Fortunato on Loving the Job, NYC and the Next Generation

A scene from Elementary. (Credit: CBS Television)

A scene from Elementary, a series Ron Fortunato, ASC, has worked on for four years. (Credit: CBS)

Though he travels for work like almost every cinematographer these days, Ron Fortunato, ASC, is rooted in New York City. He grew up in the suburbs and fell in love with the city when his sister lived in Manhattan, and he would take a train in to visit her. The films of Sidney Lumet and Elia Kazan, shot by Boris Kaufman, ASC, were playing in theaters. So was The French Connection, an influential take on the urban milieu.

“This was the late 1960s, early ‘70s, and the city made a big impression on me,” he recalls. “I realized very young that this is where I wanted to live.”

Ron did live in Europe for a time, and he often wishes he could attend more events at the ASC Clubhouse. But he won’t be moving west anytime soon. “New York still affects me and inspires me,” he says. “There are still places to explore. I love walking, and I’ll leave early and walk a convoluted route. Sometimes you see something new. People say the old stuff is disappearing, and it is; the city is not changing in a way that I particularly like. But that’s probably something people have been saying for 200 years.

“New York has been so shot for movies and TV shows by now that it’s a little less adventuresome,” he says. “Locations get used over and over. I’ll be watching TV and see the New York Historical Society or the Surrogate Court. But there’s still new stuff. I’m scouting something tomorrow for an episode I’m directing. It’s a mansion that has never been shot in, and the owner is opening it up.”

The mansion is being considered as a location on Elementary, where Ron is starting his fourth season. For the past two seasons, he has alternated cinematographer duties with Tom Houghton, ASC. So far, Ron has directed three episodes. Mauricio Rubenstein will shoot the next episode he directs.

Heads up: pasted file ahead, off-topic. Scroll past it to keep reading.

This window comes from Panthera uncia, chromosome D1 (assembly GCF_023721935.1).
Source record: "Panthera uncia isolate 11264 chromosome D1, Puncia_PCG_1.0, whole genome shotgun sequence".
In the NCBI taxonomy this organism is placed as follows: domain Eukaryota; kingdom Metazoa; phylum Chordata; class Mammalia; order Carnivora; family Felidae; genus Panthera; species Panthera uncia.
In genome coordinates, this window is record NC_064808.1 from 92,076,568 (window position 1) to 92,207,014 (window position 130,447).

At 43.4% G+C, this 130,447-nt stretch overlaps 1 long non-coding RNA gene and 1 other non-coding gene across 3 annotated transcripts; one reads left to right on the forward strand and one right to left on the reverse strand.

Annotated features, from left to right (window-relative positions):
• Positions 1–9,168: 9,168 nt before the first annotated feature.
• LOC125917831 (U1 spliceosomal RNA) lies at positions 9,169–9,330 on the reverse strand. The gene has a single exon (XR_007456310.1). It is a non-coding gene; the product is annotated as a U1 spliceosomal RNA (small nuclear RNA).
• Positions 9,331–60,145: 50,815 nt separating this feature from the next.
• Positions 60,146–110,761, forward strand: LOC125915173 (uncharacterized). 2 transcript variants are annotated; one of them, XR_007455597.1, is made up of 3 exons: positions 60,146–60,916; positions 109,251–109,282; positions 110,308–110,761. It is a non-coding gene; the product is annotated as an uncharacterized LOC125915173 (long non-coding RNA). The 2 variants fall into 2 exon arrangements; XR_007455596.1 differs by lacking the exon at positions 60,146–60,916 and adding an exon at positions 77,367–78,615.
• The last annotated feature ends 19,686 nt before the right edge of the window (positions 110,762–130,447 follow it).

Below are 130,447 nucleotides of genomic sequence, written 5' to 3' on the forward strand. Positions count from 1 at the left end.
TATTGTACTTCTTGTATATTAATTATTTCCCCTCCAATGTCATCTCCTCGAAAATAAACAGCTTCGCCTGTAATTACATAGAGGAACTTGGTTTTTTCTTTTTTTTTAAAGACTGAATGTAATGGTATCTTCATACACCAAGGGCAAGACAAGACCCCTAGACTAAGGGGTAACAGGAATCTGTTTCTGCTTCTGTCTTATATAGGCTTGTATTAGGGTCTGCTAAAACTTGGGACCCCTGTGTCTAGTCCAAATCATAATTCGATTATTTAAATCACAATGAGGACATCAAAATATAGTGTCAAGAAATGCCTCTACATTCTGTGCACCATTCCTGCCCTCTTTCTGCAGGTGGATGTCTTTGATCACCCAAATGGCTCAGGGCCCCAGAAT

“Directing is such a challenge after being a cinematographer for almost 40 years,” says Ron. “I started really young, and now I’m 60. It’s an eye opener to realize how much responsibility the director has. I do like the control of it. Doing both, you become aware of the jobs in a more coherent way. I’d say I have a lot more respect for TV directors now.”

Ron Fortunato, ASC, and his crew at work on Elementary.(Credit: David M. Russell/CBS)

Fortunato and his crew on set for Elementary. (Credit: David M. Russell/CBS)

When I asked Ron for this interview, he laughed and said he doesn’t have a very interesting life. “We work our asses off, and then when I’m off, I so enjoy doing nothing,” he says. “My wife and I go out for lunch, go for a walk, and I’m in heaven. I do really enjoy music, and there’s a good jazz club just around the corner.

“If I hadn’t gone into filmmaking, I probably would have pursued music,” he continues. “I spend a lot of time listening to it — mostly jazz, but a lot of rock, like the White Stripes — and butchering Duke Ellington on my piano. I think a lot of cinematographers, when they listen to music, listen to it in a different way. It’s not just background; I really hear it. Even if I’m exercising and have headphones on, I pick an album and listen to it very consciously. It’s not just a random playlist. It’s very, very therapeutic.”

Fortunato at work on a Miles Davis video in 1984.

Fortunato films Miles Davis for a music video in 1984.

Also therapeutic for Ron is his work with young filmmakers. “I get a lot of inspiration from people in their 20s and 30s,” he says. “They are in a real excited stage of their careers. Last week, I had some people over for brunch who were on my crew at the beginning of Elementary and have since moved on. It was so cool talking to them about which movie they’re on and how thrilling it is. To me, keeping in touch and in tune with younger filmmakers is a really interesting aspect of getting older as a director of photography.

“There are people who can’t wait to stop working, but I don’t know many cinematographers or directors who are always talking about retirement,” he says. “I hope to work many more years — maybe not at this 60-hours-a-week rate. I really enjoy it. You can’t do this and not love it. When people ask me what my hobby is, I say music, but in a way, my job is also my hobby. It’s about making the quality of each day’s work better than the one before it.”




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